Summerathon Reviews: The Summer House, The Unhoneymooners, and The Rest of the Story

Posted July 4, 2019 / Book Reviews / 1 Comment

I participated in Summerathon recently, where we focused on reading summer-oriented and beachy reads. Here’s a super quick roundup of these summertime books I read during the readathon!


I received this book for free (hey, thanks!) in exchange for an honest review. I promise that this does NOT affect my opinion of the book or the content of my review. For real.

Summerathon Reviews: The Summer House, The Unhoneymooners, and The Rest of the StoryThe Summer House by Jenny Hale
Genres: Adult, Contemporary
Published by Hachette on May 7, 2019
Also by this author: A Christmas to Remember, Coming Home for Christmas, Christmas Wishes and Mistletoe Kisses, All I Want for Christmas, We'll Always Have Christmas, It Started With Christmas
Format: ARC (279 pages) • Source: Publisher
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four-stars

From this USA Today bestselling author comes a delightful summer read about friendship, family, and the healing power of love.
Callie Weaver and her best friend, Olivia Dixon, have finally done it: put their life savings into the beach house they admired through childhood summers, on the dazzling white sand of North Carolina's Outer Banks. They're going to buff the salt from its windows, paint its sun-bleached sidings, and open it as a bed-and-breakfast. Callie's too busy to think about her love life, but when she catches the attention of local heartthrob Luke Sullivan, his blue eyes and easy smile make it hard to say no. He's heir to his father's real estate empire, and the papers say he's just another playboy. But as they laugh in the ocean waves, Callie realizes there's more to this man than money and good looks. Just when true happiness seems within reach, Callie and Olivia find a diary full of secrets . . . secrets that stretch across the island and have the power to turn lives upside down. As Callie reads, she unravels a mystery that makes her heart drop through the floor. Will Callie and Luke be pulled apart by the storm the diary unleashes, or can true love save them?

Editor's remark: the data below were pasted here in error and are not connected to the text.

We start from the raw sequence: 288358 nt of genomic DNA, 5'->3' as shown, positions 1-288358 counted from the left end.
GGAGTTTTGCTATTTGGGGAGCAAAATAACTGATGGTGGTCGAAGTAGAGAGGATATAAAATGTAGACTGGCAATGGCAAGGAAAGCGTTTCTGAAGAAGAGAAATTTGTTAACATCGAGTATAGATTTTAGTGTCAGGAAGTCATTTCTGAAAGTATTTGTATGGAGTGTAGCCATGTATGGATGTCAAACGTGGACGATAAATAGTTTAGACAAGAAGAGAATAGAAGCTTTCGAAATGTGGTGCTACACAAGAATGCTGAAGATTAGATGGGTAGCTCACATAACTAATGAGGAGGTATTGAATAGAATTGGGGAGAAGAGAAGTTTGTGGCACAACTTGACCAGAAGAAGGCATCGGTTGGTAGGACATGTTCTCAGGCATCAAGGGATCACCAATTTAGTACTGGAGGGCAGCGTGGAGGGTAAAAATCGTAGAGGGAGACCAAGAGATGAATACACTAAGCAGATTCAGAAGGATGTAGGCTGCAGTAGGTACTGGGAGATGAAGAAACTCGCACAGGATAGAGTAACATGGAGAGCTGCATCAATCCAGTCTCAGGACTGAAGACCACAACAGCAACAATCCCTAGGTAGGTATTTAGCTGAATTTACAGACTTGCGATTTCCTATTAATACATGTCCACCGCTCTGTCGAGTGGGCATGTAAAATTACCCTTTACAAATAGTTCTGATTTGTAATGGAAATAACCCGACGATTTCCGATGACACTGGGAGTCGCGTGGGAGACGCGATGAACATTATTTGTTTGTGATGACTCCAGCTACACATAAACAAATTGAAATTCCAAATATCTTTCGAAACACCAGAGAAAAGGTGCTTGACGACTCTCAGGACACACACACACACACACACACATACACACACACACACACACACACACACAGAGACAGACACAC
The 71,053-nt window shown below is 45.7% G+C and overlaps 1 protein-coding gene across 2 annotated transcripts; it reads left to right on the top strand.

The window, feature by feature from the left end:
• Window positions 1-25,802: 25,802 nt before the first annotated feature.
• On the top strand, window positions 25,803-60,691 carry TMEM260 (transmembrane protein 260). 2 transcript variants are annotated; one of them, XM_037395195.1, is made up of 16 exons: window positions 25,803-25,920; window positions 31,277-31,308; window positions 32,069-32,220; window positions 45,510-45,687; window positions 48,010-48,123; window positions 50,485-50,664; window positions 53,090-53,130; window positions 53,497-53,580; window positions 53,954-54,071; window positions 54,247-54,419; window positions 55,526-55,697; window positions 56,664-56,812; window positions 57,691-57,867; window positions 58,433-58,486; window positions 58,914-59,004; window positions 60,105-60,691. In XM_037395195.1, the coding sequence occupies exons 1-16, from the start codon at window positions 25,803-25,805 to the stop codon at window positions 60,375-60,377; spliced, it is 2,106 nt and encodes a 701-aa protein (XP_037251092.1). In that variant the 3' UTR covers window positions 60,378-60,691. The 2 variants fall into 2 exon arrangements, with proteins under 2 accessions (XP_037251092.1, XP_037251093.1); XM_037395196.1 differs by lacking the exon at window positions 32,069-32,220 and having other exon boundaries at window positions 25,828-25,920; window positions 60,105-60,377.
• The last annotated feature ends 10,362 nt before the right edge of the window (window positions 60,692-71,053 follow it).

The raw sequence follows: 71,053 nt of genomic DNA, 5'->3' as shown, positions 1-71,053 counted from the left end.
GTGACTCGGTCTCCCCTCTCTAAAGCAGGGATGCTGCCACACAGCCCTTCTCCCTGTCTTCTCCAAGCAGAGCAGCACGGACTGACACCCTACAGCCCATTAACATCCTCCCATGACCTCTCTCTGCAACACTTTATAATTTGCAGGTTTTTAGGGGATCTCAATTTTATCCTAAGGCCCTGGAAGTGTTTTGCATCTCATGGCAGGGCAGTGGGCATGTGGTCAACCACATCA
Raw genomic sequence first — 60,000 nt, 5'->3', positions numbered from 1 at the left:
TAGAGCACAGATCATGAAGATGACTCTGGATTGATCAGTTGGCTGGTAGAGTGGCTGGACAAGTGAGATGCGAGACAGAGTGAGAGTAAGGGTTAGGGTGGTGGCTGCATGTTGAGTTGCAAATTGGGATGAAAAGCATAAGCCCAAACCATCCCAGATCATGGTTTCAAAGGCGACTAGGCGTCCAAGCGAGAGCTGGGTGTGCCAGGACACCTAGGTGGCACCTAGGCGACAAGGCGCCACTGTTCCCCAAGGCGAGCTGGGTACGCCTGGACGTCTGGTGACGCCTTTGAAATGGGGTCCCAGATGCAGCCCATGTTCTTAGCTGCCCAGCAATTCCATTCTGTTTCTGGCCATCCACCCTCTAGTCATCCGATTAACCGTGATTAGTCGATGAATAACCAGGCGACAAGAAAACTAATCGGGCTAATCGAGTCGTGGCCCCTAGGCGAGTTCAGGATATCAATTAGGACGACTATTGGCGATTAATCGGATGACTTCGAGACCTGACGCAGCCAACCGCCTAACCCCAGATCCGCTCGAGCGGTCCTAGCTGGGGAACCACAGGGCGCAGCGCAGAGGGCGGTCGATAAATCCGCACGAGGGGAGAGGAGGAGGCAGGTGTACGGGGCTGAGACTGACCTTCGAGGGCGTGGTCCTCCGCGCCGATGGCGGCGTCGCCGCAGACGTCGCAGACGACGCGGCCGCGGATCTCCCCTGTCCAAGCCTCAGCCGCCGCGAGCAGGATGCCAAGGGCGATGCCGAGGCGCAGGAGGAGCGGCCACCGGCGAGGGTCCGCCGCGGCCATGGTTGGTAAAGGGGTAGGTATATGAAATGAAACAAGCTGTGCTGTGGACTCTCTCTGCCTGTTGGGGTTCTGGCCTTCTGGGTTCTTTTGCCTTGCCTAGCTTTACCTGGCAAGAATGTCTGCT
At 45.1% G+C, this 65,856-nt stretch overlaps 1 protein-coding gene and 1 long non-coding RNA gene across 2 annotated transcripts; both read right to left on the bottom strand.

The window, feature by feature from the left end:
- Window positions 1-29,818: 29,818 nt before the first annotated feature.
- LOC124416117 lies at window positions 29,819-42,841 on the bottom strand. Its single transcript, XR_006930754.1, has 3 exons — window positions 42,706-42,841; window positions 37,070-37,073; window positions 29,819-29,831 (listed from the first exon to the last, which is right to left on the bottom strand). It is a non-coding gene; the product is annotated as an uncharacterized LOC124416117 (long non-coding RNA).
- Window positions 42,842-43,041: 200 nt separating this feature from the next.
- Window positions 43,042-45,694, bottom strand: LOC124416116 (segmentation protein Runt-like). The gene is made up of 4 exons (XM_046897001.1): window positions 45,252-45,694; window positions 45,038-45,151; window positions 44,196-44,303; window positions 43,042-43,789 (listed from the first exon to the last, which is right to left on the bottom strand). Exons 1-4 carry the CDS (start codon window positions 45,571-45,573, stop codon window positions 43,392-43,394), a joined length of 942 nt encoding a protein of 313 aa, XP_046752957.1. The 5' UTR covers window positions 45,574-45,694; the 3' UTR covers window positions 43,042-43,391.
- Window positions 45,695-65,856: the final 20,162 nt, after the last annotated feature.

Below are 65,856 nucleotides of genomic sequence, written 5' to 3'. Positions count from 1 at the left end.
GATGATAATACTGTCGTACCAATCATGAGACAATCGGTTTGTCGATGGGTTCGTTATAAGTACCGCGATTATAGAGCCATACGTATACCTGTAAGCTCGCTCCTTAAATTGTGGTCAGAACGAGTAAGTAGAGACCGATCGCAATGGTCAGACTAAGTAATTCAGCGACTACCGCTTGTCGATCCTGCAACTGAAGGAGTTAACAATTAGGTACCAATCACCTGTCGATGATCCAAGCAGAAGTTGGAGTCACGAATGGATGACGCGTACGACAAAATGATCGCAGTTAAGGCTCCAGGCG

I always told myself that I seriously needed to get going on reading some of Jenny Hale’s summer-oriented books. She does such an amazing job of describing winter/Christmas scenes that I just should have known how well she could paint a summery scene as well. I could perfectly picture the town of Waves and the beach houses there, including The Beachcomber (soon-to-be Bed and Breakfast).